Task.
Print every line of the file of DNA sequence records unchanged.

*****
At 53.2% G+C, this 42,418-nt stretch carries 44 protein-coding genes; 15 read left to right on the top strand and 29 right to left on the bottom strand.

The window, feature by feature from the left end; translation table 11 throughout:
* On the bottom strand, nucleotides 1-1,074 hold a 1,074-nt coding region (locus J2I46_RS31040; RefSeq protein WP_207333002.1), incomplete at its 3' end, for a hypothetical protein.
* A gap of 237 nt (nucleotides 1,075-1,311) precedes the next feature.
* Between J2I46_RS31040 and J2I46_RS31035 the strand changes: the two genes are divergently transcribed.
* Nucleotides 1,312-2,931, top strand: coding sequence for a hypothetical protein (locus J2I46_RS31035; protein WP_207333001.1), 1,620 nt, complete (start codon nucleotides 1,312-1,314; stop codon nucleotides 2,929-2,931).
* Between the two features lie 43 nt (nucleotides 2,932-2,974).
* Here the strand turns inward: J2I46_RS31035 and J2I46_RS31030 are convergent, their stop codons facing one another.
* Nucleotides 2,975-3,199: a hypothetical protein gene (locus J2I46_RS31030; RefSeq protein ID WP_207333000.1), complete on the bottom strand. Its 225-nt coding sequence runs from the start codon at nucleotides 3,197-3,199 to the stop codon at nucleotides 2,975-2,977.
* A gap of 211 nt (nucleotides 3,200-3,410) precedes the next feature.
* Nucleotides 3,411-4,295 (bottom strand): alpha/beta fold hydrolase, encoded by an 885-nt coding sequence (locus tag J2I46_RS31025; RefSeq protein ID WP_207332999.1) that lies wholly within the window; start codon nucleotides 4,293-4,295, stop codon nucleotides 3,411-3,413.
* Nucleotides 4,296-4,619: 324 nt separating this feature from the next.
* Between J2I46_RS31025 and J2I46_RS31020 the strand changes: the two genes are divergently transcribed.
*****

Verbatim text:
At 53.2% G+C, this 42,418-nt stretch carries 44 protein-coding genes; 15 read left to right on the top strand and 29 right to left on the bottom strand.

The window, feature by feature from the left end; translation table 11 throughout:
* On the bottom strand, nucleotides 1-1,074 hold a 1,074-nt coding region (locus J2I46_RS31040; RefSeq protein WP_207333002.1), incomplete at its 3' end, for a hypothetical protein.
* A gap of 237 nt (nucleotides 1,075-1,311) precedes the next feature.
* Between J2I46_RS31040 and J2I46_RS31035 the strand changes: the two genes are divergently transcribed.
* Nucleotides 1,312-2,931, top strand: coding sequence for a hypothetical protein (locus J2I46_RS31035; protein WP_207333001.1), 1,620 nt, complete (start codon nucleotides 1,312-1,314; stop codon nucleotides 2,929-2,931).
* Between the two features lie 43 nt (nucleotides 2,932-2,974).
* Here the strand turns inward: J2I46_RS31035 and J2I46_RS31030 are convergent, their stop codons facing one another.
* Nucleotides 2,975-3,199: a hypothetical protein gene (locus J2I46_RS31030; RefSeq protein ID WP_207333000.1), complete on the bottom strand. Its 225-nt coding sequence runs from the start codon at nucleotides 3,197-3,199 to the stop codon at nucleotides 2,975-2,977.
* A gap of 211 nt (nucleotides 3,200-3,410) precedes the next feature.
* Nucleotides 3,411-4,295 (bottom strand): alpha/beta fold hydrolase, encoded by an 885-nt coding sequence (locus tag J2I46_RS31025; RefSeq protein ID WP_207332999.1) that lies wholly within the window; start codon nucleotides 4,293-4,295, stop codon nucleotides 3,411-3,413.
* Nucleotides 4,296-4,619: 324 nt separating this feature from the next.
* Between J2I46_RS31025 and J2I46_RS31020 the strand changes: the two genes are divergently transcribed.